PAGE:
These Most Expensive TV Shows Almost Bankrupted NBC Before They Became Popular

Television has come a long way since its inception, with various TV shows leaving an indelible mark in the history of entertainment. However, not all shows make it big at the start, and some have even faced the risk of bankrupting their networks before they became popular. Here are ten of the most expensive TV shows that almost bankrupted NBC before they became popular.

  1. Seinfeld: When Seinfeld was first pitched to NBC in 1988, the network wasn’t sure what to make of the show’s quirky humor. But, despite concerns, the show eventually became a hit, and by its ninth and final season, NBC was able to charge advertisers up to $1 million for a 30-second spot.
  2. Friends: Friends premiered in 1994 and was an instant hit with viewers. But, at the time, it was one of the most expensive shows on television, with the cast earning a reported $1 million per episode by the end of the series.
  3. ER: When ER premiered in 1994, it was a risky investment for NBC, as the show’s pilot alone cost a reported $13 million. However, the gamble paid off, and the show became a ratings juggernaut, making NBC a fortune over its 15-season run.
  4. The West Wing: The West Wing debuted in 1999 and was an instant critical success, winning numerous awards and nominations. However, with its large ensemble cast and elaborate sets, the show was one of the most expensive on television at the time.
  5. Frasier: Frasier was a spinoff of Cheers and premiered in 1993. While the show was a hit with audiences and critics alike, it was also one of the most expensive shows on television, with the cast reportedly earning $1.6 million per episode in the show’s final season.
  6. Miami Vice: Miami Vice premiered in 1984 and was a groundbreaking show in terms of style and production values. However, the show’s elaborate sets and use of music made it one of the most expensive shows on television at the time, almost bankrupting NBC in the process.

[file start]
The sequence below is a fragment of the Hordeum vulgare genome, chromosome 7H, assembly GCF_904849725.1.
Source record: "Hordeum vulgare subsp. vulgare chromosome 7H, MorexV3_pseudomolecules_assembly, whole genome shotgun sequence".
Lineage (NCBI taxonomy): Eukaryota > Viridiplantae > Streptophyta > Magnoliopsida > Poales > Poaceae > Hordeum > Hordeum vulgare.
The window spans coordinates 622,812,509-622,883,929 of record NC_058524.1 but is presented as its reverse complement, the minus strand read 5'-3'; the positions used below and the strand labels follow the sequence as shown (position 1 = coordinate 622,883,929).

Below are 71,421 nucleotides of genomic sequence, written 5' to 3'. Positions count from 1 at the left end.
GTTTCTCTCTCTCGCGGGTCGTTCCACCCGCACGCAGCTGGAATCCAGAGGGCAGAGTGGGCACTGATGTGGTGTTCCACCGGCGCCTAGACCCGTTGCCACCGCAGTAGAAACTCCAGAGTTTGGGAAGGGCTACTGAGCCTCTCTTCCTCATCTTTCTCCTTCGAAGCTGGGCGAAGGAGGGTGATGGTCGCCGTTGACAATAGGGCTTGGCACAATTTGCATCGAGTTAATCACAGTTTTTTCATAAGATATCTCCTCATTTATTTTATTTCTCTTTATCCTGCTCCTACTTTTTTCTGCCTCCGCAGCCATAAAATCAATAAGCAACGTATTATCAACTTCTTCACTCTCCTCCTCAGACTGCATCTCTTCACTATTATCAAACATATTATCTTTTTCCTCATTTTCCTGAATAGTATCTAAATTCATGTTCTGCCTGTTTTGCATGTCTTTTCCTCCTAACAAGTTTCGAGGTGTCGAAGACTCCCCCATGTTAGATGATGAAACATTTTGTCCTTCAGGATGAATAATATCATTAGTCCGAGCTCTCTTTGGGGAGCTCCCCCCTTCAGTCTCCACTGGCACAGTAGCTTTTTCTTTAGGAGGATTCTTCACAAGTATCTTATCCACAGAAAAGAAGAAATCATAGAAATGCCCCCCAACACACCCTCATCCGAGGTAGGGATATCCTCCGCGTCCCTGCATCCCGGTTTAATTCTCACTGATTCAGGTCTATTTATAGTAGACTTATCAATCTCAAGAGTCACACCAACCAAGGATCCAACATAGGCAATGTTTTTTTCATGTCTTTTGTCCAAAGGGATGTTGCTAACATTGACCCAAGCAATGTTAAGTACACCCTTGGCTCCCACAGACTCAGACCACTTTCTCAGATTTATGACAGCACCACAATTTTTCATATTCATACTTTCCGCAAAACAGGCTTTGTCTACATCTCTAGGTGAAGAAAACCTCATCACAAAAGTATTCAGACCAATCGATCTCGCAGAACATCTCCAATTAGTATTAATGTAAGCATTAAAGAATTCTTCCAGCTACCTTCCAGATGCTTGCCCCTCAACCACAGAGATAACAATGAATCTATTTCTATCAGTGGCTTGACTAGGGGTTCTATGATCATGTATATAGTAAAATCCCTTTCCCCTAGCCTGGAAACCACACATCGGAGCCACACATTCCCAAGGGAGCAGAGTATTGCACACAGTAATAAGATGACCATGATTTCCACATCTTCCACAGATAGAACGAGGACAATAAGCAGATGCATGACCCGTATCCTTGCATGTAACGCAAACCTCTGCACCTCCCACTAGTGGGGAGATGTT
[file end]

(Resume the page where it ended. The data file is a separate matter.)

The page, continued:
7. Hill Street Blues: Hill Street Blues premiered in 1981 and was a critical darling, winning multiple Emmys and Golden Globes. However, the show’s unique storytelling style and use of multiple cameras made it one of the most expensive shows on television, with each episode costing over $1 million to produce.
  8. L.A. Law: L.A. Law premiered in 1986 and was a hit with audiences and critics alike, but it was also one of the most expensive shows on television at the time, with the cast reportedly earning up to $500,000 per episode.
  9. Star Trek: The Next Generation: Star Trek: The Next Generation premiered in 1987 and was a critical and commercial success. However, the show’s elaborate sets, special effects, and makeup made it one of the most expensive shows on television at the time.
  10. Quantum Leap: Quantum Leap premiered in 1989 and was a unique show in terms of storytelling, with the main character, Dr. Sam Beckett, “leaping” into the bodies of different people throughout history. However, the show’s elaborate sets and special effects made it one of the most expensive shows on television at the time.

In conclusion, these ten TV shows may have been expensive and risky investments for NBC, but they eventually paid off, becoming some of the most successful and beloved shows in television history. Despite their initial costs, they paved the way for future television shows and inspired new styles and formats in the industry.

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